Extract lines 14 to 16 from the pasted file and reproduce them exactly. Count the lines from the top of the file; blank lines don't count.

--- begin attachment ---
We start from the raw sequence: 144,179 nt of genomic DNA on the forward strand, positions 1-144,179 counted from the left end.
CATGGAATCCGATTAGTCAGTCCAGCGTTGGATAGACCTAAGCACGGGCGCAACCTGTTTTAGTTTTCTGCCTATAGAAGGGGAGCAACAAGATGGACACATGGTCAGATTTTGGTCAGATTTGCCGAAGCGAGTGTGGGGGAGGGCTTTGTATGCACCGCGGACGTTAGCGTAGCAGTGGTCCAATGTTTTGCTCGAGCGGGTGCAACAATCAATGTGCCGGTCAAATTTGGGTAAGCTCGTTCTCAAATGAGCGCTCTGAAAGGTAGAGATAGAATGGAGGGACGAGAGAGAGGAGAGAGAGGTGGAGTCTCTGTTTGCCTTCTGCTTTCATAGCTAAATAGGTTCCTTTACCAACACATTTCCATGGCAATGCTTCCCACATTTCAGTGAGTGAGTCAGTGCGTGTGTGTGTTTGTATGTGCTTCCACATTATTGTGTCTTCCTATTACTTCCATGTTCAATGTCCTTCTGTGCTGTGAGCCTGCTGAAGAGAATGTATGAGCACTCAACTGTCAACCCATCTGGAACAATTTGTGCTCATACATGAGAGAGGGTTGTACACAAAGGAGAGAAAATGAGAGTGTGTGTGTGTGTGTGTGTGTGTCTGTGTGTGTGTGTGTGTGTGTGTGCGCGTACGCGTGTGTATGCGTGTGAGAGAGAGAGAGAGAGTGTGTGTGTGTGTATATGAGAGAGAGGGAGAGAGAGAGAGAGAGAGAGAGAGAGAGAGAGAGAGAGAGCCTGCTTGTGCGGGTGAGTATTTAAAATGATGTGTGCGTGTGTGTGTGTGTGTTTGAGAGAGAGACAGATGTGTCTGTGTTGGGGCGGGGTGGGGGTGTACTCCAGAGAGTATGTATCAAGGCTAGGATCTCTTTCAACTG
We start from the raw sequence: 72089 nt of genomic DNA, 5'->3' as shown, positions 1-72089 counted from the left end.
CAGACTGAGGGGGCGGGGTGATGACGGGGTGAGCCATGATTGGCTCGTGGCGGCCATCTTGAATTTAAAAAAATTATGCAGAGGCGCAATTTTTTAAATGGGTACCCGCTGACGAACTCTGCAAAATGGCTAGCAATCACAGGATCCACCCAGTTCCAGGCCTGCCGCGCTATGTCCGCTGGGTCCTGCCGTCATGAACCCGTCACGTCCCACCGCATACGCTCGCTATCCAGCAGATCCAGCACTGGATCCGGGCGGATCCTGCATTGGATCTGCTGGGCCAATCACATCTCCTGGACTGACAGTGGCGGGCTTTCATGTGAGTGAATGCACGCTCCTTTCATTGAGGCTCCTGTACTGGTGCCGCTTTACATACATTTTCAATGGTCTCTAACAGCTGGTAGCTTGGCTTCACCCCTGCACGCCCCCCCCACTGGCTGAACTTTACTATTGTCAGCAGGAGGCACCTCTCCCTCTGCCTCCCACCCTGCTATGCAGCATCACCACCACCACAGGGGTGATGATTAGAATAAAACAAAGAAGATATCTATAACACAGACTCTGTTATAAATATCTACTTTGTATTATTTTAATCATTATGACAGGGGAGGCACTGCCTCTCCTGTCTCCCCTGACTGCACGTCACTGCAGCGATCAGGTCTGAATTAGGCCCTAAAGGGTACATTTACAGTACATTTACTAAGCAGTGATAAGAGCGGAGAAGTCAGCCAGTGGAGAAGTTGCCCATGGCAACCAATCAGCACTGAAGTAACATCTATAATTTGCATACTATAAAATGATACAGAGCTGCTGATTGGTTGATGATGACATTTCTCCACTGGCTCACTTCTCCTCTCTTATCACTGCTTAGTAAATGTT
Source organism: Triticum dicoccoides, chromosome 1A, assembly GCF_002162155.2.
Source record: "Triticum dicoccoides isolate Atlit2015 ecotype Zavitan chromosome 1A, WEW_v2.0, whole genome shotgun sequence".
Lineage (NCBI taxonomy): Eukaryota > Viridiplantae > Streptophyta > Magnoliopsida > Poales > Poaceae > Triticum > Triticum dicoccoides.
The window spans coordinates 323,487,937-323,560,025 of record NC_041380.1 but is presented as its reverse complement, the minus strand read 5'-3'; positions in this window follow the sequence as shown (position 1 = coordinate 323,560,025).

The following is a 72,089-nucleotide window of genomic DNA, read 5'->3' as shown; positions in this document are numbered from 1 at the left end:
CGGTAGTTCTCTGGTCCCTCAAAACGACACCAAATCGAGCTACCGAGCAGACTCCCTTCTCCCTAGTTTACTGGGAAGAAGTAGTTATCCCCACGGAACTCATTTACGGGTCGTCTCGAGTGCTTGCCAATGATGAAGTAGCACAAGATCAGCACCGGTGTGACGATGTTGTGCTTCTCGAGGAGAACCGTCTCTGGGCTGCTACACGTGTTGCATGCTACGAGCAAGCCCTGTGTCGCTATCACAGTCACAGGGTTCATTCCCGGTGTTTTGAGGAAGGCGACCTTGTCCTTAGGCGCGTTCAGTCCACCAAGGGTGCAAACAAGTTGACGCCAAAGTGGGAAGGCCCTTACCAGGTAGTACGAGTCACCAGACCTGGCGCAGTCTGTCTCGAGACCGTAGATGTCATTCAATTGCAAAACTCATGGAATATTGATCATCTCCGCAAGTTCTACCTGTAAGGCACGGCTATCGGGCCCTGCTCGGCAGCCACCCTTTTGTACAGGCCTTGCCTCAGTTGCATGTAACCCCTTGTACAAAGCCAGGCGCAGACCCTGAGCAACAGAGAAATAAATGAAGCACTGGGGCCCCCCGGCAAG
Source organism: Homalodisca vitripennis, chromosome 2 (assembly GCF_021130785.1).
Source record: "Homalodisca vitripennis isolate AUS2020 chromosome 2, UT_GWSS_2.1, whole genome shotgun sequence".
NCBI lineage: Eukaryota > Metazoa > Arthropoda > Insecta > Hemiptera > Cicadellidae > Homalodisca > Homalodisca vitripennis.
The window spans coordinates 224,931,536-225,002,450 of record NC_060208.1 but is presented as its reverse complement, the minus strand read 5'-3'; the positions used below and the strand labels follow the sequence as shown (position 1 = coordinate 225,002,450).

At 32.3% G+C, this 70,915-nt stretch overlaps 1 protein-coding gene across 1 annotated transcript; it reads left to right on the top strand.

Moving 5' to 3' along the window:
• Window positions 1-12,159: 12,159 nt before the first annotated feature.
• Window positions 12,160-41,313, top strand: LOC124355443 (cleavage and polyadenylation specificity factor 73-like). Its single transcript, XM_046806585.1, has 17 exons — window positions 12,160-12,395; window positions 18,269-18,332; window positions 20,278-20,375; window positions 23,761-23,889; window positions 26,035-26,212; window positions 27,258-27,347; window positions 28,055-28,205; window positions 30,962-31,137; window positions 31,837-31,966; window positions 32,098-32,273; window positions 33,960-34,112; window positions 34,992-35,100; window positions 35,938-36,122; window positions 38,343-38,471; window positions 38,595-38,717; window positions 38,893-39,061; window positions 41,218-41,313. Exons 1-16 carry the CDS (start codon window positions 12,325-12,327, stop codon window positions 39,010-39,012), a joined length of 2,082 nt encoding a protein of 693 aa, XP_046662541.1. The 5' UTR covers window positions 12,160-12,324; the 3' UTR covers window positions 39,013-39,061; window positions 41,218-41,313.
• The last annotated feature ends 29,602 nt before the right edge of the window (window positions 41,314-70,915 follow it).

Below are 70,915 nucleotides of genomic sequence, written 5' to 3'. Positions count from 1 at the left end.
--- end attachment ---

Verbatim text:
The window spans coordinates 224,931,536-225,002,450 of record NC_060208.1 but is presented as its reverse complement, the minus strand read 5'-3'; the positions used below and the strand labels follow the sequence as shown (position 1 = coordinate 225,002,450).

At 32.3% G+C, this 70,915-nt stretch overlaps 1 protein-coding gene across 1 annotated transcript; it reads left to right on the top strand.

Moving 5' to 3' along the window: